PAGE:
We are the US importer of the award winning SOS Marine self-inflating man overboard buoy, or dan buoy, from Australia. It automatically deploys upon submersion in water. To trigger deployment, just toss it into the water immediately upon losing a crew overboard. Just Throw! Within seven seconds, the buoy self–inflates. This highly visible device makes keeping track of a man overboard far easier. Click to videos, documents, and accessories.
Reelsling is a man overboard recovery device for everyday boaters. It helps you draw an MOB back alongside a boat, then lift him back onboard. It is best suited to retrieve a fully conscious, uninjured crew day or night. It has abundant SOLAS light–reflective tape around its perimeter to enhance findability by searchlight. It has a whistle for signaling. Soft, comfy foam –filled buoy provides positive flotation and doubles as a lifting harness to help you get your crew aboard.
Coastal life raft with thermal floor & necessities
Manufacturer SOS Marine of Australia serves navies and military markets around the world. We distribute the SOS Marine 2 man coastal life raft in the USA; it is well–made with great features. It is rated as a 2 man coastal life raft. Ideal life raft for center–console boats in coastal waters. Comes with valise. The thermal insulated floor helps protect you from hypothermia. Other 2-person coastal life rafts do not come stock with this feature. Even better, this raft is available with gear not offered with other coastal life rafts (see specifications). Click to specifications, photos or brochure. For aviation application, click to the aviation life raft for two persons.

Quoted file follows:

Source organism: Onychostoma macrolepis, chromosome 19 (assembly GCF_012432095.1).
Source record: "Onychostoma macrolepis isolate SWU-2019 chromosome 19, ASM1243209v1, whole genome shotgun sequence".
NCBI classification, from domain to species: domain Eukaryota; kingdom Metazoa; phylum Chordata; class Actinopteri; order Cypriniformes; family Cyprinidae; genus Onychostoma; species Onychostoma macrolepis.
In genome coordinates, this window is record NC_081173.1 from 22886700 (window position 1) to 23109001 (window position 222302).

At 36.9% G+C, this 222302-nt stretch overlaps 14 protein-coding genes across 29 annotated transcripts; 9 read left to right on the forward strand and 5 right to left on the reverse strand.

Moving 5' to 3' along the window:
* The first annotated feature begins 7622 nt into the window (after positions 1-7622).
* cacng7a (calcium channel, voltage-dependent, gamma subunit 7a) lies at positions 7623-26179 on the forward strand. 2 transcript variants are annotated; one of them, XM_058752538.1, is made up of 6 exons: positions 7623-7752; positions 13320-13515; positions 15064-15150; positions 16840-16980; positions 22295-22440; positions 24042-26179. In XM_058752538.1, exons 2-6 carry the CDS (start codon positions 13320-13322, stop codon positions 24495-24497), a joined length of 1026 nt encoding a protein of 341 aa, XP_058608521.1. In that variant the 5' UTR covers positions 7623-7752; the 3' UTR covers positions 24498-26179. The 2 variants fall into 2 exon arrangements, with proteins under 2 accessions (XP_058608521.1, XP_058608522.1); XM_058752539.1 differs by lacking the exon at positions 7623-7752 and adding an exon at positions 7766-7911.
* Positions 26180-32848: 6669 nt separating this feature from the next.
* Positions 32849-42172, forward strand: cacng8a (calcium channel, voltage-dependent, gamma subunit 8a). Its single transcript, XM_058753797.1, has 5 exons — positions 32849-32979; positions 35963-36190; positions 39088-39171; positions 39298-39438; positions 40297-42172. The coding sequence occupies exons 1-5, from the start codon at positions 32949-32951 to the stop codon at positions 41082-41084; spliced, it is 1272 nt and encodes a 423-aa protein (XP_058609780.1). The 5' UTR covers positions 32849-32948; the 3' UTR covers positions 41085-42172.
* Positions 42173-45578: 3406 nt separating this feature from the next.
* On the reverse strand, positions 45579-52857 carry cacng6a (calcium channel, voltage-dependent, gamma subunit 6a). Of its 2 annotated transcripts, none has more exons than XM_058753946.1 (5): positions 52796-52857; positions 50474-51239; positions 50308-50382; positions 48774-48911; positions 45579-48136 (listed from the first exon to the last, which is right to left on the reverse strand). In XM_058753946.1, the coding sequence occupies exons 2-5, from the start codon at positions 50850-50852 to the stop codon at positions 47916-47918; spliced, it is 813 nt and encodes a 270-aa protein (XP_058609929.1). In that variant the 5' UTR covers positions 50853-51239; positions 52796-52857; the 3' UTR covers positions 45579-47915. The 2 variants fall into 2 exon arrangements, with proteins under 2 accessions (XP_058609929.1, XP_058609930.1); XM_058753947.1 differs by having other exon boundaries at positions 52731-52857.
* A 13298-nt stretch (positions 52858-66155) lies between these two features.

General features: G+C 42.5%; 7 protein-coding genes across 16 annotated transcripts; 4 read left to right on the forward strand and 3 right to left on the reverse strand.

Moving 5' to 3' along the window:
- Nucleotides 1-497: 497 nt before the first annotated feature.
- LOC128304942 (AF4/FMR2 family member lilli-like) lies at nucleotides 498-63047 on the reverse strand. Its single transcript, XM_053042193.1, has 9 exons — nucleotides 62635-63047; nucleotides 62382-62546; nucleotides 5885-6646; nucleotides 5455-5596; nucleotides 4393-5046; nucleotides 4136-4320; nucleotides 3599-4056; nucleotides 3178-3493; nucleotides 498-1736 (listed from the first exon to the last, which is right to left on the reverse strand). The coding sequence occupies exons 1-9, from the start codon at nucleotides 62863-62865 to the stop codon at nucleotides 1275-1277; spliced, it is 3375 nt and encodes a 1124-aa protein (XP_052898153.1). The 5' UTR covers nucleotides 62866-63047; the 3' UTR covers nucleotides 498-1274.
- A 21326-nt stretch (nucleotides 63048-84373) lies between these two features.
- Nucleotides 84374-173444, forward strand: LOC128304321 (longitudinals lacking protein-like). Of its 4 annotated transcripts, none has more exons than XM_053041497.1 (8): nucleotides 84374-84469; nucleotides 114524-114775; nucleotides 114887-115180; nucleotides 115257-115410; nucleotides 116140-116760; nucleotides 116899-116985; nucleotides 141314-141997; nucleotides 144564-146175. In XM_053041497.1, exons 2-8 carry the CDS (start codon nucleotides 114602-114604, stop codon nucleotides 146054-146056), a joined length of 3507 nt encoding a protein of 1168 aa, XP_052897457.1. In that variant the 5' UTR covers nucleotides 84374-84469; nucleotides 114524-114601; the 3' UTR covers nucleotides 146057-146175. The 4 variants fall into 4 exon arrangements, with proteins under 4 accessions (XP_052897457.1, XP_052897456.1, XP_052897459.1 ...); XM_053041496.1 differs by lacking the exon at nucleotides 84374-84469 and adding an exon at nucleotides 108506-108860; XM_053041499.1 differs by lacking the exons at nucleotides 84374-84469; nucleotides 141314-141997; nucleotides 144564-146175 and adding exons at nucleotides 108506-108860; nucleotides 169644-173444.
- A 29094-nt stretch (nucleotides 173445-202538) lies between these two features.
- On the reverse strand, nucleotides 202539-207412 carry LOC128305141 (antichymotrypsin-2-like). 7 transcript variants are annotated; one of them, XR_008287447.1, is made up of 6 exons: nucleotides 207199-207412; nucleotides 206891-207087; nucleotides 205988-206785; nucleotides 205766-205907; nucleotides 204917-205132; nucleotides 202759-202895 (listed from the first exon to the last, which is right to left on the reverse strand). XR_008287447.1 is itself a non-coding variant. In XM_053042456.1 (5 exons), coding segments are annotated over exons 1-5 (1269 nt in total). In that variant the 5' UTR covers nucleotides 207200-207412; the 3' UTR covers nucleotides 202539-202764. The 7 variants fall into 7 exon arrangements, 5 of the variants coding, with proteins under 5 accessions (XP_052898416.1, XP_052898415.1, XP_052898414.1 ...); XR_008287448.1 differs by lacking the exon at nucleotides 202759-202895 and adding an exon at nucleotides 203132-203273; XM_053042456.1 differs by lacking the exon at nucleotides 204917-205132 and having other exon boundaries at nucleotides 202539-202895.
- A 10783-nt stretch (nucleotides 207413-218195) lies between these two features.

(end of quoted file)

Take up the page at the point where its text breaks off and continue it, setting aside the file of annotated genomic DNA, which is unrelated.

First edition cover of Behind the Scenes cruising lifestyle newsletter from CruiserTV
CruiserTV has published its first newsletter about cruisers and the cruising lifestyle. This June/July 2016 issue of Behind the Scenes includes the April 2016 Ensenada Race MOB rescue story, as told by the crew of Foil who saved their shipmate’s life with the dan buoy.
Watch this if you have wondered, what’s it like to be hoisted to safety by a US Coast Guard search and rescue team? This is a practice drill by professional rescue personnel using a reporter as their survivor.
MOB Is Hard to See
The film shows several perspectives looking down at the water from a USCG rescue helicopter. Note how hard it is to see the MOB. And these rescuers knew where to look for him. Our dan buoy would have made easier the job of finding him.
Unless it’s practice, you will not get to pick the best possible time and place to end up as an MOB. If you had that opportunity, you might prefer to go overboard during a late summer beercan race in southern California, in the protected waters of Newport Harbor.
You might arrange it so there is a jib sheet ready to grab as you fall over the side, and, if possible, keep most of your hair dry, and not lose your sunglasses. Oh, yeah, and daylight; going overboard in daylight would be a lot better than going over at night. If you could stay within passing distance of a sandwich or a beer at all times, that would be good.
We first read about the night time MOB recovery in the 2016 N2E Race on SoCal Sailing News. H/T to Steve Washburn for running the story. We hope it motivates more people to train and prepare for emergency.
SoCal Sailing News was last modified: June 16th, 2016 by Philip Thompson